NEWS
RELEASE
__________

FOR IMMEDIATE RELEASE:
Revised Monday, September 29, 2003
CONTACT: Michelle Bazie
(202) 408-1080
820 First Street, NE
Suite 510
Washington, DC 20002
Tel: 202-408-1080
Fax: 202-408-1056
center@cbpp.org
www.cbpp.org

Robert Greenstein
Executive Director

Iris J. Lav
Deputy Director

Board of Directors

David de Ferranti, Chair
The World Bank

John R. Kramer, Vice Chair
Tulane Law School

Henry J. Aaron
Brookings Institution

Ken Apfel
University of Texas

Barbara B. Blum
Columbia University

Marian Wright Edelman
Children’s Defense Fund

James O. Gibson
Center for the Study of Social Policy

Beatrix Hamburg, M.D.
Cornell Medical College

Frank Mankiewicz
Hill and Knowlton

Richard P. Nathan
Nelson A Rockefeller
Institute of Government

Marion Pines
Johns Hopkins University

Sol Price
Chairman, The Price Company (Retired)

Robert D. Reischauer
Urban Institute

Audrey Rowe
ACS, Inc.

Susan Sechler
Rockefeller Foundation

Juan Sepulveda, Jr.
The Common Experience/
San Antonio

William Julius Wilson
Harvard University

POVERTY INCREASES AND MEDIAN INCOME DECLINES
FOR SECOND CONSECUTIVE YEAR
Ranks of the Poor Increase by 3 Million Since 2000

HTM of press release
PDF of press release
HTM of fact sheet
PDF of fact sheet

View Related Analyses

If you cannot access the files through the links, right-click on the underlined text, click "Save Link As," download to your directory, and open the document in Adobe Acrobat Reader.

Census data released today show that poverty increased and median household income fell in 2002 for the second consecutive year.  The number of poor people increased by 1.7 million to 34.6 million; the poverty rate rose from 11.7 percent to 12.1 percent; and median household income fell by $500, or 1.1 percent, to $42,409.  There were 3 million more poor people in 2002 than in 2000, the last year before unemployment began to rise.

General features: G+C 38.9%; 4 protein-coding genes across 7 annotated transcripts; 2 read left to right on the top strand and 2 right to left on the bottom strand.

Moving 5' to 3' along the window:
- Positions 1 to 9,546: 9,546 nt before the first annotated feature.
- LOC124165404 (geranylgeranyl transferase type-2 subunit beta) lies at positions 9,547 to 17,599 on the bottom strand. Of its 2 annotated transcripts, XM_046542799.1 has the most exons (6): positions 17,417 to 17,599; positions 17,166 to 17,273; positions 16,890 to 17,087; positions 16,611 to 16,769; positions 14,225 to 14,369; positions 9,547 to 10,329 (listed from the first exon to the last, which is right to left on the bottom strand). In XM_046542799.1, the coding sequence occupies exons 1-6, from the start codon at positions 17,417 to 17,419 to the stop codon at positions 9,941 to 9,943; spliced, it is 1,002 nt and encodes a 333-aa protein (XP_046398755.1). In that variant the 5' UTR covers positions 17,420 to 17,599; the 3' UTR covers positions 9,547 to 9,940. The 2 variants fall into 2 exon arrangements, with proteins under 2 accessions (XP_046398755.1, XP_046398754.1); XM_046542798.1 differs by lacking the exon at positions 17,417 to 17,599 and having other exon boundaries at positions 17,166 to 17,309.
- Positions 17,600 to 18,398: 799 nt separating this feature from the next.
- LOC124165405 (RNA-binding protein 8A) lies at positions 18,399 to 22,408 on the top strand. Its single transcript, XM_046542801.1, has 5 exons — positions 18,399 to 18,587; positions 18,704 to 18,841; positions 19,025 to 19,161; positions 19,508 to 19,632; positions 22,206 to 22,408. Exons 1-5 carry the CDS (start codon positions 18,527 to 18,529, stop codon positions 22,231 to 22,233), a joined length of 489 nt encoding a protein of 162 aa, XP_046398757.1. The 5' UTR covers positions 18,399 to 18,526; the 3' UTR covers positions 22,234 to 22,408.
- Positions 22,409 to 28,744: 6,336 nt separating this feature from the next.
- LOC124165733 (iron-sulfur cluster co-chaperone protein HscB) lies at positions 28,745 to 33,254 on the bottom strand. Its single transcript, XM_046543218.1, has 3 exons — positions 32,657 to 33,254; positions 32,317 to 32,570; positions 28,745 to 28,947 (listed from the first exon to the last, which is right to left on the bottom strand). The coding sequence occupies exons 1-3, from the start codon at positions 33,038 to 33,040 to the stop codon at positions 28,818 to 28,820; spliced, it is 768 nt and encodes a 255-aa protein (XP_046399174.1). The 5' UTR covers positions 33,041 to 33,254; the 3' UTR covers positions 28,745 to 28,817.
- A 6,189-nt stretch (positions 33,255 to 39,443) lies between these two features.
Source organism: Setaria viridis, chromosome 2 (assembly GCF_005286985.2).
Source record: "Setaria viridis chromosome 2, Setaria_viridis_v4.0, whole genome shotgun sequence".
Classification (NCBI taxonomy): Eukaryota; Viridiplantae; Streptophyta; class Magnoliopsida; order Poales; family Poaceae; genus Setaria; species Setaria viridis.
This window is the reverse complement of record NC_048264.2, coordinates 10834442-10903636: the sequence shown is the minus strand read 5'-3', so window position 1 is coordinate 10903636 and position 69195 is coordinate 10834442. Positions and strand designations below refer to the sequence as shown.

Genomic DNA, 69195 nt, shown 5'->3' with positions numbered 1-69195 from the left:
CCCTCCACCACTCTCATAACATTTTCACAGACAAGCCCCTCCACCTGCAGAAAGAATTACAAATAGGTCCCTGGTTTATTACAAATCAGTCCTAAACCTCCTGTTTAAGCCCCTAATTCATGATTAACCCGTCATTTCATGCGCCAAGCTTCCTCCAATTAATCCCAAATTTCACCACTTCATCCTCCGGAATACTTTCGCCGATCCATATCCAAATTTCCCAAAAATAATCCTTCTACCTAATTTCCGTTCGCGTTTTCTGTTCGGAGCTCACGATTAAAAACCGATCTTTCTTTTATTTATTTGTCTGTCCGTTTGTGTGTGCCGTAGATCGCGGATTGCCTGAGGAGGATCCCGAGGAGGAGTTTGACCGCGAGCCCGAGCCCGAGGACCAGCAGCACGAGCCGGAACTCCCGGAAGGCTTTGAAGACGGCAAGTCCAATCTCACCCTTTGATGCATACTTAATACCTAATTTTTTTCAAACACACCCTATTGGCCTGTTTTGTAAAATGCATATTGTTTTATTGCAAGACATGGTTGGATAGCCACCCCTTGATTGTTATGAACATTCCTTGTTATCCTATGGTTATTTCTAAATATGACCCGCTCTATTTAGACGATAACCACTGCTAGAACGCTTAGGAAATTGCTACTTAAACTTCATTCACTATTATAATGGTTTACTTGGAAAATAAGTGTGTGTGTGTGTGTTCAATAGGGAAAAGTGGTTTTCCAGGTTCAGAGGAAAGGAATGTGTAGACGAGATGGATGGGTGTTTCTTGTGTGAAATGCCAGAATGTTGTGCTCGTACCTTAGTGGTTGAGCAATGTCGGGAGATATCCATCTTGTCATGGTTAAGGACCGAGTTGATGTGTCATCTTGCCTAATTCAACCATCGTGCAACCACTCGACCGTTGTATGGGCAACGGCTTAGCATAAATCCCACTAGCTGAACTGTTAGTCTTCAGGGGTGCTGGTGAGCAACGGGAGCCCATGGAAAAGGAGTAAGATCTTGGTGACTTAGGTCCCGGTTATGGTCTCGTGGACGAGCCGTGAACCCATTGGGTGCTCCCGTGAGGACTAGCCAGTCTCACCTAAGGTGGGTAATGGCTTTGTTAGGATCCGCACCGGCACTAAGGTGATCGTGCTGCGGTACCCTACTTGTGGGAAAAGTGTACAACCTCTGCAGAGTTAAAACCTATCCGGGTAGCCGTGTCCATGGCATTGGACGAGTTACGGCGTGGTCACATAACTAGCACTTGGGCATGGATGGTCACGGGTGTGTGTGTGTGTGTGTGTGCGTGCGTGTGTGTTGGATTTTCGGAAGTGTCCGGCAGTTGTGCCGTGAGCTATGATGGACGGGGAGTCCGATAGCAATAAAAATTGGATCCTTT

In addition, those who were poor became poorer on average.  The poverty rate — the percentage of people with incomes below the poverty line — was lower in 2002 than in most other years of the 1980s and 1990s, although higher than in most years of the 1970s.  But the basic measure of the depth, or severity, of poverty — the average amount by which the incomes of those who are poor fall below the poverty line — was greater in 2002 than in any other year on record, with these data going back to 1979.

Misplaced Priorities

The rise in poverty and decline in median income primarily reflect the increase in unemployment in 2002.  The unemployment rate averaged 5.8 percent in 2002, up markedly from 4.7 percent in 2001 and 4.0 percent in 2000.

“Misplaced priorities by Congress and the President are making the increase in poverty larger than it needs to be,” noted Center executive director Robert Greenstein.  “The temporary federal program Congress set up to help the long-term unemployed is significantly weaker than the comparable program established in the recession of the early 1990s.  That’s an important reason why the number of workers who ran out of those federal unemployment benefits without finding work was twice as big in 2002 as at a similar point in the last downturn.

“Also, Congress and the President chose to exclude low-income working families from the increased child tax credit benefits that went to better-off families this summer,” Greenstein added.  “Yet this year’s tax legislation will give people earning $1 million or more an average tax cut of $93,000.”

Greenstein also noted that federal fiscal relief to states has not been adequate and that the majority of states, facing budget shortfalls, have cut child care assistance for low-income working families, making it more difficult for those families to remain employed.

Further Increases in Poverty and Declines in Income Likely in 2003